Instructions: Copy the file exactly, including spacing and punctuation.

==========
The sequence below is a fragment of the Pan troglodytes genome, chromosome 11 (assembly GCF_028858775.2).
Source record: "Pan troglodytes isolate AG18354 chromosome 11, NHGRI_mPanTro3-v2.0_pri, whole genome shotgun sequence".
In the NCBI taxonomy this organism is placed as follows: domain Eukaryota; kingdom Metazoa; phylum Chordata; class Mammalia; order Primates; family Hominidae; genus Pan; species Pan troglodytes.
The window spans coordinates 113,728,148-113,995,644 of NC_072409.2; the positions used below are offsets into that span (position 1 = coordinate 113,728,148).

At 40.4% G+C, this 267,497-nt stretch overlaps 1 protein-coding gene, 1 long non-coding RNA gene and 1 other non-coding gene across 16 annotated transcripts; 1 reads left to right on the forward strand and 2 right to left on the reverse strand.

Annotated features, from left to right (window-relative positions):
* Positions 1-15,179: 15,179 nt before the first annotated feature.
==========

The sequence below is a fragment of the Pan troglodytes genome, chromosome 11 (assembly GCF_028858775.2).
Source record: "Pan troglodytes isolate AG18354 chromosome 11, NHGRI_mPanTro3-v2.0_pri, whole genome shotgun sequence".
In the NCBI taxonomy this organism is placed as follows: domain Eukaryota; kingdom Metazoa; phylum Chordata; class Mammalia; order Primates; family Hominidae; genus Pan; species Pan troglodytes.
The window spans coordinates 113,728,148-113,995,644 of NC_072409.2; the positions used below are offsets into that span (position 1 = coordinate 113,728,148).

At 40.4% G+C, this 267,497-nt stretch overlaps 1 protein-coding gene, 1 long non-coding RNA gene and 1 other non-coding gene across 16 annotated transcripts; 1 reads left to right on the forward strand and 2 right to left on the reverse strand.

Annotated features, from left to right (window-relative positions):
* Positions 1-15,179: 15,179 nt before the first annotated feature.